Guess How Much Money We Still Owe for Building Veterans Stadium
For its first 10 years, Veterans Stadium was, as its architect called it, the “Crown Jewel of Philadelphia”—hyperbole, perhaps, but at least it could stand as the crown jewel of Pattison Avenue. Then, as stadiums do, the Vet became stale, yesterday’s state-of-the-art, and insufficient to the demands of the Phillies, Eagles, and their fans. Thirty-two years after it was constructed, the Vet was demolished, relegated to a place of nostalgia and perpetually written about as a place people associated with “fond memories.”
But the wistful can find comfort here: The Vet is still very much alive—on the city’s debt service list.
Nearly 50 years after the initial $25 million dollar bond was approved in 1964, the city is still paying for the construction of a stadium that no longer even exists, making Veterans Stadium one of two of the oldest debts on the books, according to available bond data and interviews with the Controller’s Office. The other debt, also wrapped in the same $162 million loan authorized on the 1964 ballot, is the SEPTA expansion of the El to the Northeast and the Broad Street Line to Pattison—constructed to service the Vet.
The remaining balance on the Vet has been paid down to $183,000, and the city still owes more than $1 million on the subway expansion. Both projects were financed with 30-year bonds, putting them about 20 years behind repayment schedule, but have been refinanced multiple times, most recently in 2012, allowing the city to defer payment. Bond data indicate that the Vet will finally be paid off sometime in 2014, and the subway not until at least 2022.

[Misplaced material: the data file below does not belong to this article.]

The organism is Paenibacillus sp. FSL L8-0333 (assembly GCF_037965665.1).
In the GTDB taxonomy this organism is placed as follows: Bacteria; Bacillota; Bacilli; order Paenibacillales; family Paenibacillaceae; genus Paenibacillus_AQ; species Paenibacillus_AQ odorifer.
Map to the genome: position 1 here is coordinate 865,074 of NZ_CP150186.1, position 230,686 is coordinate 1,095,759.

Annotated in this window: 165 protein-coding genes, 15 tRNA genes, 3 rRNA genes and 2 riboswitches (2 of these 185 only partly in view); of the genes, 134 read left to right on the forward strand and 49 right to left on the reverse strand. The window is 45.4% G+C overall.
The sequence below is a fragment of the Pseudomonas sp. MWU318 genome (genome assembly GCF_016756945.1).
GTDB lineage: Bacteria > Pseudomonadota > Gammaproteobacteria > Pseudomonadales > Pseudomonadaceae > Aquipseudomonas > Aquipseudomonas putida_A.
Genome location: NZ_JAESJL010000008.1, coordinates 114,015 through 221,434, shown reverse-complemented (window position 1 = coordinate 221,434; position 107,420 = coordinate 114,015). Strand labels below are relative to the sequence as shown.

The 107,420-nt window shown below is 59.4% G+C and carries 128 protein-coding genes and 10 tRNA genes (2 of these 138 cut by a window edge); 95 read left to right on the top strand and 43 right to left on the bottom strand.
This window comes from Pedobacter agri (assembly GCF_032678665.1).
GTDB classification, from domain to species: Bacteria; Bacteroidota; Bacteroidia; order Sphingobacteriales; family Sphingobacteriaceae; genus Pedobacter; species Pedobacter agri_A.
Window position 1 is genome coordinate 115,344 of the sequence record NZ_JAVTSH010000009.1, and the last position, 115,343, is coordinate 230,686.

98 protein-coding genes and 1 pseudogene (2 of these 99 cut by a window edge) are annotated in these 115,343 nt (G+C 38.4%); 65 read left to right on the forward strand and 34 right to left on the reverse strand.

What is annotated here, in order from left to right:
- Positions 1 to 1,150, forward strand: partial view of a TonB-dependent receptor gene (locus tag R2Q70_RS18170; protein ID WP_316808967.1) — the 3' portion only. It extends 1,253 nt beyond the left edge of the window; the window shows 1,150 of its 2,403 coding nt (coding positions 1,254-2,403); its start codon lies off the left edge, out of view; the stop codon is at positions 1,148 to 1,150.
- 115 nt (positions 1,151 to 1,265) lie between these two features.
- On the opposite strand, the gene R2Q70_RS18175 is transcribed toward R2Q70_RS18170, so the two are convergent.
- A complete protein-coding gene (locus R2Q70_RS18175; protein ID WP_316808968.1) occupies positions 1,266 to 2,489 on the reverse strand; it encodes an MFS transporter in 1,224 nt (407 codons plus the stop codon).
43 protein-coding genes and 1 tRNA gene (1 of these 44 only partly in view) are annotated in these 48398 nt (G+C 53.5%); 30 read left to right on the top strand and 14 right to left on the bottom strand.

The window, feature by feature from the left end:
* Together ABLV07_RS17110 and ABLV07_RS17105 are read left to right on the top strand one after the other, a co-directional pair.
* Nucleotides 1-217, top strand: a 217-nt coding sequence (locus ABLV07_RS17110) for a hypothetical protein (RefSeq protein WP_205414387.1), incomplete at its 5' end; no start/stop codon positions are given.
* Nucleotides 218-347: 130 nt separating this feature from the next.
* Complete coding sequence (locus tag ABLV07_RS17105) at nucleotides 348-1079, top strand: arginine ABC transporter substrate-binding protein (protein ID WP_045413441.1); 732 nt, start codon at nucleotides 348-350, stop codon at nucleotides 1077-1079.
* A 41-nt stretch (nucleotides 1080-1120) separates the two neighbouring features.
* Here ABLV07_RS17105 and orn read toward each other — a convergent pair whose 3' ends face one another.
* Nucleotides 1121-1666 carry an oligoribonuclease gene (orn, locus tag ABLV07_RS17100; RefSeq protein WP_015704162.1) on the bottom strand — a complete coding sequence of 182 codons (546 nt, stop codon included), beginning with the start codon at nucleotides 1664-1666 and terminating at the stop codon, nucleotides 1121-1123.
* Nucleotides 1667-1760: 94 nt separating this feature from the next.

“It’s not typical, but it’s not unusual” says Rick Eckstein, a professor of sociology at Villanova who co-authored the 2003 book Private Stadiums, Public Dollars with Temple professor Kevin J. Delaney. For example, after Pittsburgh demolished Three Rivers Stadium in 2000 after 30 years of use, it was still paying off the initial debt by the time the Pirates had moved to PNC Park and the Steelers to Heinz Field.
Pittsburgh and Philadelphia, says Eckstein, both aligned themselves with a familiar theme and chronology of American stadiums: Multipurpose stadiums were built in the 1970s, then demolished at the turn of this century in favor of stadiums that were sport-specific, catering to an illusion of economic development that has been, says Eckstein, widely debunked.
The problem is that the stadiums aren’t self-supporting, so team owners have to subsidize their construction with bonds that are repaid with public subsidies. And the Vet was financed multiple times, first in 1964 and again in the early 1970s (for reasons that neither the bond nor City Council explained), making it difficult, if not impossible, to determine which refinancing pertains to which bond.
“When issuing a bond to build a facility, the debt payment on that bond should not outlast the facility,” said Harvey Rice, the deputy controller. When asked why it happened in this case, Rice replied, “I don’t know. But the treasurer should be able to tell you that.”
The Office of the City Treasurer would not provide data or comment on how much money has ultimately been paid on the Vet since its original 1964 financing.